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Cullen student, teammate win National Wheelchair Tennis Championship
Bryan Luhn
UH Wheelchair Tennis Team (L to R): Nicholas Tijerina, Head Coach Gabriel Gutierrez, Jose Arriaga.
UH Wheelchair Tennis Team (L to R): Nicholas Tijerina, Head Coach Gabriel Gutierrez, Jose Arriaga.

The University of Houston was crowned national champions at the 2024 ITA National Wheelchair Tennis Championships, the premier competition in all of collegiate wheelchair tennis.

In a remarkable display of skill, determination and teamwork, the No. 3 Cougars defeated No. 1 San Diego State in a three-hour match at the USTA National Campus in Lake Nona, Florida, to win the school’s first wheelchair tennis national title.

UH’s team of Jose Arriaga and Nicholas Tijerina won the doubles match 8-6 and Arriaga clinched the title with a 6-2, 5-7, 10-6 victory in the first singles match. Tijerina earned his B.S. in Mechanical Engineering from Cullen in 2023, and he is currently pursuing his M.S. in Aerospace, Aeronautical and Astronautical Engineering with a concentration in Control Systems and Dynamics.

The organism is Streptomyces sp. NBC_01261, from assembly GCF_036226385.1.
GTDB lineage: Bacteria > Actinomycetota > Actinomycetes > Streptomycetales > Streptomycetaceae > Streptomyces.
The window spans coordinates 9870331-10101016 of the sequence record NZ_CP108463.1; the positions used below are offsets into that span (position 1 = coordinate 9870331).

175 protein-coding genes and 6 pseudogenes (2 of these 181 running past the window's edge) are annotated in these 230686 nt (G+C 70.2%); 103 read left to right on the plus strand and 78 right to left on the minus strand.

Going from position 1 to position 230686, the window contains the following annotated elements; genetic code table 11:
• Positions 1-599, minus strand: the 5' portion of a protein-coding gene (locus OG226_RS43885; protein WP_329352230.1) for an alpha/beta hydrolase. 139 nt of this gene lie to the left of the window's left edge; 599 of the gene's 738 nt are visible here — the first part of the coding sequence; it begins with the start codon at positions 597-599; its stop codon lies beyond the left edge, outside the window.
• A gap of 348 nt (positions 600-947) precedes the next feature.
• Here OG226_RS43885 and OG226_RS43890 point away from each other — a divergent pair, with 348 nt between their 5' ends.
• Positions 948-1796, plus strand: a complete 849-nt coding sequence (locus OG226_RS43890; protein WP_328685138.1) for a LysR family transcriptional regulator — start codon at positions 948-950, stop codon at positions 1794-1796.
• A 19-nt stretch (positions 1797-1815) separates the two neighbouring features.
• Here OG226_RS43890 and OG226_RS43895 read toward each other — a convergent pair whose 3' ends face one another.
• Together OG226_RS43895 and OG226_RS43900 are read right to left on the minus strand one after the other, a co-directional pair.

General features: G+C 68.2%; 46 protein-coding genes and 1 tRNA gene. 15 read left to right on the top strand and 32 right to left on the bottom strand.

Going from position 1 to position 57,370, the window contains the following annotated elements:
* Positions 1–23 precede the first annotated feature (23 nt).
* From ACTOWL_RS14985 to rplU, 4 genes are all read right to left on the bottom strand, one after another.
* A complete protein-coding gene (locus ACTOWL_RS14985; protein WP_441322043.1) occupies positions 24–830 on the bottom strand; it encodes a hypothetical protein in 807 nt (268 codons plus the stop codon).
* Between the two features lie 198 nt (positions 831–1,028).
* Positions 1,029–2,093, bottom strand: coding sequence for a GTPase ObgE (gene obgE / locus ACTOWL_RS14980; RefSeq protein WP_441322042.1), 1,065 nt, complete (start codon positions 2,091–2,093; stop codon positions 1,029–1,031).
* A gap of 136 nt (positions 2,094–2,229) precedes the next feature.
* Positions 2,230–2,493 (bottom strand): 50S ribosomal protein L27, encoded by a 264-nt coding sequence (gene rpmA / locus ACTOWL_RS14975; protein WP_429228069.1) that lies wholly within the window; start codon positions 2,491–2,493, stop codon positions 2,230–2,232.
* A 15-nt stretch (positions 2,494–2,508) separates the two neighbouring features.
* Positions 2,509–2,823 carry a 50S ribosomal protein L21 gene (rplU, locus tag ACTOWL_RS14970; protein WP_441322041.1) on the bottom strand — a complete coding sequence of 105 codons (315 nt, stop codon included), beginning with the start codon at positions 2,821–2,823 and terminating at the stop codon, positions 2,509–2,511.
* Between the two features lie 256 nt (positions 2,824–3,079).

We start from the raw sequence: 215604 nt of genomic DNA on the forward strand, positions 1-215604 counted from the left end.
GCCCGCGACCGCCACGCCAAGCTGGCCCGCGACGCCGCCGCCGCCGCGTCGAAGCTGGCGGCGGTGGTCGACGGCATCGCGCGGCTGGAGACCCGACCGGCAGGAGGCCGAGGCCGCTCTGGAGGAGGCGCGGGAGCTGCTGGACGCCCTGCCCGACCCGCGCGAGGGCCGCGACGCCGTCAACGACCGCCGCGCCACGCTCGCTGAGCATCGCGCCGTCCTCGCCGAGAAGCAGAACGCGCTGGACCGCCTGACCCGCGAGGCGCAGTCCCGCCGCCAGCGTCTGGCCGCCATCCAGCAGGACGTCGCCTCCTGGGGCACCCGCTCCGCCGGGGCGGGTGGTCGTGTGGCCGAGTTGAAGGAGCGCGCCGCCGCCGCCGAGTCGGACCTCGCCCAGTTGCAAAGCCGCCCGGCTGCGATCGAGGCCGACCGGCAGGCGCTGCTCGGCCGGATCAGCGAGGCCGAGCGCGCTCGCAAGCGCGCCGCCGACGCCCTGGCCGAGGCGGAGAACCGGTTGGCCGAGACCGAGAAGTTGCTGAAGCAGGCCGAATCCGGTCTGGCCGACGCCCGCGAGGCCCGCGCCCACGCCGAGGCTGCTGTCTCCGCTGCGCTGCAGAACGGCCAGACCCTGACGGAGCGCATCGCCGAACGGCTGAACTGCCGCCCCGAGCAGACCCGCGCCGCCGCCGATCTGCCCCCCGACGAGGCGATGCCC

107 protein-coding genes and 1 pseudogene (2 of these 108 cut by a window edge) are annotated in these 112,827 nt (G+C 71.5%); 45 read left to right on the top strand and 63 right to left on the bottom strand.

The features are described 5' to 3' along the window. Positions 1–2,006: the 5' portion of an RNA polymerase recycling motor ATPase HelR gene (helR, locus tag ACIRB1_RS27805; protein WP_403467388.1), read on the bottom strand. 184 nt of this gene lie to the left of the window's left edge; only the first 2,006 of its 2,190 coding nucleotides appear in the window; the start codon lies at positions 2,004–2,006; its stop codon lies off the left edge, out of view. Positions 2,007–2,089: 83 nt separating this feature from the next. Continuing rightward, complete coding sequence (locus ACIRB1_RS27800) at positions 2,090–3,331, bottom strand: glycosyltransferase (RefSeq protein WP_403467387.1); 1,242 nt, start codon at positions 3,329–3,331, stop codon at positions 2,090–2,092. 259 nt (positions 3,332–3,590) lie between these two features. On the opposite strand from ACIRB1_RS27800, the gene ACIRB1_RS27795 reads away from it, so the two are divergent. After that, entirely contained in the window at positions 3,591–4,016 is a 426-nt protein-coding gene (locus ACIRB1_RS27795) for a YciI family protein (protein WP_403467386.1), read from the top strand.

“We were kind of the plucky underdogs, and there were a lot of institutions ranked ahead of us early in the season,” said Michael Cottingham, associate professor of health and human performance and director of Adaptive Athletics at UH. “But Nick and Jose had a really great run and it’s exciting for us to have that first national championship.”

Head Coach Gabriel Gutierrez, a UH alumnus whose leadership Cottingham says was instrumental in the team’s success, won ITA Wheelchair Coach of the Year.

During the season, UH competes against other universities, but most of its matches are played in USTA and ITF tournaments against non-college athletes, so there are opportunities for both students and non-students with disabilities to compete. In the national championships, teams were allowed one student and one non-student athlete. For UH, Tijerina was the student player while Arriaga, a Houstonian who has been training with the UH program for several years, was the non-student player.

“This championship not only solidifies our position as elite competitors, but it shows prospective student-athletes that they can get top-notch tennis training along with great academics and an incredible college experience,” Cottingham said. “We want to bring in strong students who represent UH well and go on to have successful careers after tennis.”

Cottingham hopes the victory propels the UH program to new heights. Soon there will be a fully funded scholarship for one student-athlete through the One Step Closer Foundation. And this summer, UH will host the ITF Junior Camp of the Americas, a showcase for the best 11–18-year-old wheelchair tennis players in the world.

“Our goal is to be a destination program, and with the resources we’re putting in place, I’m excited for the future,” Cottingham said.

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